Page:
Academic journal article International Journal of Education

Evaluation of Student Teachers Grouped According to Teaching Subjects: Students' Perception

Academic journal article International Journal of Education

Evaluation of Student Teachers Grouped According to Teaching Subjects: Students' Perception

Article excerpt

Abstract

The purpose of this paper was to test if there was a significant difference between students' evaluation of their student teachers grouped according to teaching subjects. It also tested if there was a significant difference between evaluation of student teachers grouped according to teaching subjects in the following areas: preparation, supervision, teaching environment, and teaching practice experience. To test the hypotheses, Pearson's product measurement correlation coefficient and t-test were applied. The results indicate that the mean in the student evaluation of arts and sciences student teachers are significantly different. The results also suggest that there was no statistical significant difference between evaluation of the student teachers grouped according to teaching subjects (arts and sciences) on all the areas of teaching practice. Both groups have a high evaluation of preparation, teaching environment and teaching practice experience and have average evaluation on supervision.

Keywords: evaluation; student teachers; teaching subjects; teaching practice; supervision; preparation; Kenya

1. Introduction

This study was conducted between January and March 2012. Its purpose was to test if there was a significant difference between students' evaluation of their University of Eastern Africa, Baraton (UEAB) student teachers grouped according to teaching subjects. It also tested if there was a significant difference between evaluation of student teachers grouped according to teaching subjects in the following areas: preparation, supervision, teaching environment, and teaching practice experience.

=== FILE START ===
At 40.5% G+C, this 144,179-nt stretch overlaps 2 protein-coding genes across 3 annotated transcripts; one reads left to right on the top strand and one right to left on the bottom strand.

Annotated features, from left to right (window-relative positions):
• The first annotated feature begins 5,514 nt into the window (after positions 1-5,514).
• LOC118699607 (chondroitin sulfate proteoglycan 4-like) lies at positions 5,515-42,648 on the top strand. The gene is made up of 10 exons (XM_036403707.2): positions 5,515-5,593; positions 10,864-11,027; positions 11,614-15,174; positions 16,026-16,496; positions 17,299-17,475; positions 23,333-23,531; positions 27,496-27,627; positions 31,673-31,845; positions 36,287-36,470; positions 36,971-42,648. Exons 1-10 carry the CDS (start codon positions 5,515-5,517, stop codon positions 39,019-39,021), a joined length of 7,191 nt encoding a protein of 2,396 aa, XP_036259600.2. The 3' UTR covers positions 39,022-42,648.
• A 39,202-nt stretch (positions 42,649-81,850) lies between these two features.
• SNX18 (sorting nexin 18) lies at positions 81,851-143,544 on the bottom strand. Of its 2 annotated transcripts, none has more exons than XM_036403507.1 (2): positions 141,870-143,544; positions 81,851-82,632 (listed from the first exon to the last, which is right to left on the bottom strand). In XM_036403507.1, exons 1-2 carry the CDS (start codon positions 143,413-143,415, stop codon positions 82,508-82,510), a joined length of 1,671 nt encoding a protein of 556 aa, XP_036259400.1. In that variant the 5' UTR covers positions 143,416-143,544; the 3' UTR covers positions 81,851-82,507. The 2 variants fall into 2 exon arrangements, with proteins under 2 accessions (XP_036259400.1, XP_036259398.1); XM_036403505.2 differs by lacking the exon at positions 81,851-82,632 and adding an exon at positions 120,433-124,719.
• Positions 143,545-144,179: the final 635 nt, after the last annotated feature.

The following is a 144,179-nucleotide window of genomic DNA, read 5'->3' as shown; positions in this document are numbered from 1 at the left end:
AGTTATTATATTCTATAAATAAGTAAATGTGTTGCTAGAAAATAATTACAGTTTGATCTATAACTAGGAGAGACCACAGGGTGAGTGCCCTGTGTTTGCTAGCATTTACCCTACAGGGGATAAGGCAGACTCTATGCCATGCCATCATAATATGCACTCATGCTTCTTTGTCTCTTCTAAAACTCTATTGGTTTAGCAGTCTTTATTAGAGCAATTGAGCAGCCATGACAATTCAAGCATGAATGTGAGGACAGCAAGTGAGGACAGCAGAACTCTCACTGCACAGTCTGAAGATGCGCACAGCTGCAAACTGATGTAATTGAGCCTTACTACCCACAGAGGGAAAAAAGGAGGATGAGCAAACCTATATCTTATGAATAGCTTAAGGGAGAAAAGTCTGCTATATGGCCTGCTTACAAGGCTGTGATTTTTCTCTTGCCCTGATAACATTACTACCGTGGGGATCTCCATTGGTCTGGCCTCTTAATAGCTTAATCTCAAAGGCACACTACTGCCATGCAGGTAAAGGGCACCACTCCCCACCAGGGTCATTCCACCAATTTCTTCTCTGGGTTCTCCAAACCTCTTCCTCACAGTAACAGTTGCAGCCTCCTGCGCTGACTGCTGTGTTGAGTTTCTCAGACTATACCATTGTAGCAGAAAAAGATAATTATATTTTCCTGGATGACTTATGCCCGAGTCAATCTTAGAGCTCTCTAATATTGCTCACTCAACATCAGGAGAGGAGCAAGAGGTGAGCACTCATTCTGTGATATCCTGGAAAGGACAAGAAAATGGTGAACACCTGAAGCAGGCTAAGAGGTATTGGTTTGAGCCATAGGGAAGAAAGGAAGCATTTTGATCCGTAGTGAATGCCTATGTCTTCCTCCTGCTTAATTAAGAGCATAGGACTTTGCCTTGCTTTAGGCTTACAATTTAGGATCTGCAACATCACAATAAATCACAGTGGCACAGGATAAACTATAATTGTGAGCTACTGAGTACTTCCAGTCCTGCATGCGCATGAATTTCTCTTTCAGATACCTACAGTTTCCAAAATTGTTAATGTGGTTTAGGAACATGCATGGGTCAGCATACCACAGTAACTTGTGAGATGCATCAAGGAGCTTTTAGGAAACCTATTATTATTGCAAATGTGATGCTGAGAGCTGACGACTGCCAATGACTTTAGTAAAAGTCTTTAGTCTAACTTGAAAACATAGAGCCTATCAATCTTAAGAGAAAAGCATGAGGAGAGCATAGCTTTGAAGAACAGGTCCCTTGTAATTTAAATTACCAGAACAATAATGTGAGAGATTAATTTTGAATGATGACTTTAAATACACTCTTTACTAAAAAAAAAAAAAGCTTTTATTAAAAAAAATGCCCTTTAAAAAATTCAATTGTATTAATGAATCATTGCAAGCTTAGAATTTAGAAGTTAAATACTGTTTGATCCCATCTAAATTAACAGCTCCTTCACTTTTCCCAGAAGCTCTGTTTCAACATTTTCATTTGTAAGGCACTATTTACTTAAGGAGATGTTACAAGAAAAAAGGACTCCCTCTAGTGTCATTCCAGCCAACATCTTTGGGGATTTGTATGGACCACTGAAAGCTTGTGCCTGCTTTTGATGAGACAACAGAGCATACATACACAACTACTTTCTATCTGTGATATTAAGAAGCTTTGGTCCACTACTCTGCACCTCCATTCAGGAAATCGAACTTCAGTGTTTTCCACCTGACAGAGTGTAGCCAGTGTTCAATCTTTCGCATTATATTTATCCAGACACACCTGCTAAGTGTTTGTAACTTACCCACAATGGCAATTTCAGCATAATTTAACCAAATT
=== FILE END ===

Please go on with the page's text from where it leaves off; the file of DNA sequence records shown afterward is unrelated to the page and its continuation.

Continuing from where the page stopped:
Teaching practice occupies a key position in the program of teacher education. It is a culminating experience in teacher preparation. It provides opportunity to beginning teachers to become socialized into the profession. Performance during teaching practice provides some basis for predicting the future success of the teacher. Outgoing popularity and centrality of teaching practice is an important contributing factor towards the quality of teacher education program. During teaching practice, working with students in schools provides a high degree of emotional involvement of a mostly positive nature. Student teachers grow through experience and they begin to link to a culture of teaching. During teaching practice, they feel engaged, challenged and empowered (Furlong et al, 1988). Approximately 1500 research papers dealing with different aspects of teacher education are published and indexed in ERIC (the Educational Resource Information Center) each year (Krull, 2005). These scholarly papers extend from international comparative studies of teacher preparation traditions and qualification requirements in the light of students' achievements ( Losito and Mintrop 2001), to the studies of teacher personal learning and development of professional characteristics (e.g. Berliner 1994, Bond et al 2000, etc).

Different countries have over the years developed their teaching practice programs to suit their divergent needs. Teaching practicum is a central element in most pre- service teacher education programs in New Zealand. After completing a degree in relevant content areas, prospective high school teachers in New Zealand typically enroll in a one year diploma at a college of Education. The year is intensive and a critical component is supervised teaching within selected high schools. The student teacher is attached to an experienced teacher, an associate teacher, who accepts responsibility for the day to day supervision of the student teacher's teaching experience. During each attachment, a visiting lecturer for the college of Education also observes the student teaching. However, the assessment of students' competence during practicum remains problematic (Liddicoat, et.al, 2003). In Australia, all teacher education programs at the University of Sydney require an internship of at least ten weeks. …

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